Beyond set rules

Much of the education of an aspiring entrepreneur involves acquiring processes and methods. Most of them are a product of someone’s success captured in a formula or framework. An example is that of the business model canvas, a template for understanding the logic of a business; how a business runs and makes money. One can say that this is the condensed form of a business plan. Another example is that of a vision statement, where the formula goes like this: tell us where your business is in 5 or 10 years, use words such as to be number 1, leading or best, and state the area or location where this will happen. Do not get me wrong, these are all good and useful, however, more is needed in running a serious business. What else, aside from processes and formula are needed?

Let me introduce you to Bruno Munari an artist, designer, and inventor. He is best known for his “Useless Machine” artwork. Pablo Picasso considers him as the modern da Vinci. One can understand Munari’s design philosophy from this statement:
“Today it has become necessary to demolish the myth of the ‘star’ artist who only produces masterpieces for a small group of ultra-intelligent people. It must be understood that as long as art stands aside from the problems of life it will only interest a very few people. Culture today is becoming a mass affair, and the artist must step down from his pedestal and be prepared to make a sign for a butcher’s shop (if he knows how to do it). The artist must cast off the last rags of romanticism and become active as a man among men, well up in present-day techniques, materials and working methods. Without losing his innate aesthetic sense he must be able to respond with humility and competence to the demands his neighbors may make of him.

The designer of today re-establishes the long-lost contact between art and the public, between living people and art as a living thing. … There should be no such thing as art divorced from life, with beautiful things to look at and hideous things to use. If what we use every day is made with art, and not thrown together by chance or caprice, then we shall have nothing to hide.”

It was that statement that made me interested more in him because this statement can also be said about entrepreneurs today, and I thought that maybe we can learn a thing or two from him which we can relate to business. This is what I found from one of his essays:
“The secrets of any trade that is pursued with serious intentions are more than a series of rules and working methods based on logic and experience and applied so as to obtain the greatest possible effect with the least amount of effort. They also include a continuous process of observations, thoughts and ideas that are pushed ahead even if at the beginning they seem to have no logical basis.”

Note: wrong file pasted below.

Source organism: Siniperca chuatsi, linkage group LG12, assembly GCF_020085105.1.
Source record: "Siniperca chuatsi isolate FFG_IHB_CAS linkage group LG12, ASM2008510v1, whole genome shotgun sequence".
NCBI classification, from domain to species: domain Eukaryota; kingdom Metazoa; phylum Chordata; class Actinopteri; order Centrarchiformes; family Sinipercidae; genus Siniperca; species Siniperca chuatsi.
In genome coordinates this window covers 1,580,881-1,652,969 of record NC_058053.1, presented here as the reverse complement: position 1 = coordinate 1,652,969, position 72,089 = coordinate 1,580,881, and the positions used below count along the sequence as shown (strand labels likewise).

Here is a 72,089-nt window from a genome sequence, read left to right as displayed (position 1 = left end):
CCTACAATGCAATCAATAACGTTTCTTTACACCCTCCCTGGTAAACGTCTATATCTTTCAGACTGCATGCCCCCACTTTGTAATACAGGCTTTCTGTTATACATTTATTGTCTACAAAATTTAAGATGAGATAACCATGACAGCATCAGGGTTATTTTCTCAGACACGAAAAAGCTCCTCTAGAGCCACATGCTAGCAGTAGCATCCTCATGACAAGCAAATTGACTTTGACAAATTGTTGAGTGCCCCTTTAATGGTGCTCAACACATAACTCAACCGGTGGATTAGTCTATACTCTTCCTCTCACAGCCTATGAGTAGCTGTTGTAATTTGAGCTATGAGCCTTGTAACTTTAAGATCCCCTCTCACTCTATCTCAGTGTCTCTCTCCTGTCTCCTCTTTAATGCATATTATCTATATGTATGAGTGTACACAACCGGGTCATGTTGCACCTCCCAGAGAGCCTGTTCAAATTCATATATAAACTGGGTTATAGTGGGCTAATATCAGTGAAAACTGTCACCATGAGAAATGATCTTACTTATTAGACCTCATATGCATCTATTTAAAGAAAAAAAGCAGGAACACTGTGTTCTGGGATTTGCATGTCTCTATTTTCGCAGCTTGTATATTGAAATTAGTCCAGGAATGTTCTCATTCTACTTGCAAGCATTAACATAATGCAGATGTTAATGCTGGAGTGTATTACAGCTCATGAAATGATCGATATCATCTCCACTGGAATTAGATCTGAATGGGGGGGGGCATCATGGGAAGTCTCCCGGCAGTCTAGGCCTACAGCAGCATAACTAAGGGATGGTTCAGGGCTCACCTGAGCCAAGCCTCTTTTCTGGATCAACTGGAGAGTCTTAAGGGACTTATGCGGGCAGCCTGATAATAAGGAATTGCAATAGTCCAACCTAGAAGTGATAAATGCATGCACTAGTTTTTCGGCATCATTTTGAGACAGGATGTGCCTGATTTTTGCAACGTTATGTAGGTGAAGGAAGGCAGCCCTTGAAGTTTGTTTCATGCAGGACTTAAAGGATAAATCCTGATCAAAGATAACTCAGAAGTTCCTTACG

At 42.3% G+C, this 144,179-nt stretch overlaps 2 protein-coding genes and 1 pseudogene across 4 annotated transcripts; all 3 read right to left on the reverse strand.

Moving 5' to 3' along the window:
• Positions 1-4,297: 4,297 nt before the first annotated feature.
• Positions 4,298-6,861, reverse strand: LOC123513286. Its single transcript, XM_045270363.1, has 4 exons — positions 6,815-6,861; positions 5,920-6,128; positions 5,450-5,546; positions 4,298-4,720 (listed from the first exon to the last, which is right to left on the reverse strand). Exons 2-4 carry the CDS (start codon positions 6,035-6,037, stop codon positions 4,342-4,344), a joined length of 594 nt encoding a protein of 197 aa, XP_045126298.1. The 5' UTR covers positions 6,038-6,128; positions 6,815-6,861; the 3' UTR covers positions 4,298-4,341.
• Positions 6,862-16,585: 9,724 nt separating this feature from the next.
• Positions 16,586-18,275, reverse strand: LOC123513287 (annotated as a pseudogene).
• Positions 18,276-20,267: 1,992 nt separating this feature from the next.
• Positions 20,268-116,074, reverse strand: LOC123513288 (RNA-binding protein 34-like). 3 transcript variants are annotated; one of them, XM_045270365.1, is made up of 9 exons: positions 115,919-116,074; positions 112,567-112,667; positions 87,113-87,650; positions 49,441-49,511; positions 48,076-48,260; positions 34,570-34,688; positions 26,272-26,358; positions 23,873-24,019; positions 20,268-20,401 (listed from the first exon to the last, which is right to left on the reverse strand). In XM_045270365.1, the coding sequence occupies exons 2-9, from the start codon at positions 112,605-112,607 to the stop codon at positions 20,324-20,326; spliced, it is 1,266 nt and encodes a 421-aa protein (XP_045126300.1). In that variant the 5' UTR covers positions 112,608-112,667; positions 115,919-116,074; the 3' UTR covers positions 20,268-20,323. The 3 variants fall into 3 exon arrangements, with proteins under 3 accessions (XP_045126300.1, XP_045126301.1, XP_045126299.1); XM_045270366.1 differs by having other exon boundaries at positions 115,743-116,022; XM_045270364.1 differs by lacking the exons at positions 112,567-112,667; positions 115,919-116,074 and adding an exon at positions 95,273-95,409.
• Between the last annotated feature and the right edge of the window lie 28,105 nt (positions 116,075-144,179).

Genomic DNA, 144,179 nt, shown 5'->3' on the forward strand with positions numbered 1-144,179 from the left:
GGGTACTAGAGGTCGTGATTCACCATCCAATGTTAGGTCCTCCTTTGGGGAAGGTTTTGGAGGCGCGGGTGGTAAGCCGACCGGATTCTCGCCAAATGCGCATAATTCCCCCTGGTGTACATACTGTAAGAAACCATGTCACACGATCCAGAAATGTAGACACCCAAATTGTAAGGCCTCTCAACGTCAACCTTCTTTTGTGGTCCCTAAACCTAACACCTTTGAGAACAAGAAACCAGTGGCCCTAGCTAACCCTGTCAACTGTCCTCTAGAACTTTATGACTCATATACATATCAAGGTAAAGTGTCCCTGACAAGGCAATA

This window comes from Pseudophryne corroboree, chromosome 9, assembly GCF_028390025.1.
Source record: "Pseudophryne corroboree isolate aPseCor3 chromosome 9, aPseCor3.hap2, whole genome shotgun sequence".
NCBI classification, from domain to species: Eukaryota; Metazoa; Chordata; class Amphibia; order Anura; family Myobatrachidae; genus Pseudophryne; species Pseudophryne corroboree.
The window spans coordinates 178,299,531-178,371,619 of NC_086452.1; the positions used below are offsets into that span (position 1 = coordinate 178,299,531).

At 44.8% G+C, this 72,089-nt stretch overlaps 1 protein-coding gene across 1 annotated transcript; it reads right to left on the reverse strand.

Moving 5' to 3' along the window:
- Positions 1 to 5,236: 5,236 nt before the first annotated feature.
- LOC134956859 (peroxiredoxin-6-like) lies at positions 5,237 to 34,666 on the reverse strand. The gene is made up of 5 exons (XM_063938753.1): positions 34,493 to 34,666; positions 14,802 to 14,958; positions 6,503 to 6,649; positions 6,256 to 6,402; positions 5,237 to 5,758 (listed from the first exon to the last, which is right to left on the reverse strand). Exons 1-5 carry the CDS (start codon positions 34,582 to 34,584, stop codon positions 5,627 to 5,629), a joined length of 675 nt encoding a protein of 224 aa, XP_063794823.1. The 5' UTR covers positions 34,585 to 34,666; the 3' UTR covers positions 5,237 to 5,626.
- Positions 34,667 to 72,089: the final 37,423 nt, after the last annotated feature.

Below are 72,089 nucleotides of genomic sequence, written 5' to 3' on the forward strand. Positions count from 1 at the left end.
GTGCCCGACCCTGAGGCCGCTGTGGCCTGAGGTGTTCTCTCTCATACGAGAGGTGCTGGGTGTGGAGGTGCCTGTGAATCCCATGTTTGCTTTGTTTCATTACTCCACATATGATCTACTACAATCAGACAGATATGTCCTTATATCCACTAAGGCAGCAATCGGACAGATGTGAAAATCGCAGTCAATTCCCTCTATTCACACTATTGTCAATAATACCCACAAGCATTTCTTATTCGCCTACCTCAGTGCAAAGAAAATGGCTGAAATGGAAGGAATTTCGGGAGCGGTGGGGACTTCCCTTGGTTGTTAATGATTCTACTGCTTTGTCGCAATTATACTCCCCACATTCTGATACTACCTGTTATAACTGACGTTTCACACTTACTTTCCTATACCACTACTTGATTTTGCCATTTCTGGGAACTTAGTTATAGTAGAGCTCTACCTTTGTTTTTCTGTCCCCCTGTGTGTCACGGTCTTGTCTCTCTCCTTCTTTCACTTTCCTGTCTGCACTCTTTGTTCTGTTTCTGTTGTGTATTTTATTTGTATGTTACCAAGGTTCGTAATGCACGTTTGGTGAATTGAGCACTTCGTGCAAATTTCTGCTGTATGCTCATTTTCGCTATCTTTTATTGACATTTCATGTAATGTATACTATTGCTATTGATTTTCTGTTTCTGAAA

Munari’s statement tells us that aside from set of rules, or formula, one must also include observation, thoughts, ideas and action even if it seems illogical. The important element in his statement is observation and illogical action. First, observation. Based on his essay, he said that observation can stimulate deeper research. So, it is the ability to observe that gives rise to thoughts and ideas.

One day, Munari was driving, and he saw a bush and quickly observed. This observation triggered different images in his mind. The form of the bush reminded him of an exploding grenade. Then explosion triggered the image of fireworks which he then related to the growth of a tree.

Observation begins by watching something carefully and understanding the characteristics and behavior or something. The purpose of observation is to gather information and turn that information into something useful. In the case of Munari, the ideas became an essay, or it may have inspired his future artworks.

In business, one use of observation is understanding customers’ behavior; how they eat, what they do before they eat, what they do after they eat. In the famous case of Jollibee, it was observed through research that Filipinos smell their food before they eat and that gave birth to the famous “Langhap Sarap” tag line. The point is, by deliberately not relying on set of rules, adding observation and thoughts, it can bring about new ideas and insights.

Observation is so powerful that it is part of the famous Toyota Production system. One of their principles is called Genchi Genbutsu, which means go see for yourself. The idea is that the people do have to be in the place where things are happening to be able to see, observe and gather information.

One of the products of observation is Toyota Sienna. A Japanese engineer went to the US to study how families use their vans. To do this, he brought his family and went coast to coast by road. After weeks on the road, he reported his information and ideas. The result was a bigger leg room on the second row so that children will have space for their toys and other essential items. This simple change made Sienna an award-winning van.

The previous examples I gave have a logical basis since those doing the study were directly observing and having firsthand experience. What could be a business that was pushed even if the ideas born out of observation seemed illogical? Netflix mailed VHS to people at a time when people were used to going to Blockbuster Video to borrow and return movies. Another example is Pet Rock. It literally is a pet rock. An example or a stupid and illogical idea that sold millions of units in its first few months. These 2 examples were illogical, yet they became successful and I am sure that there are many others out there.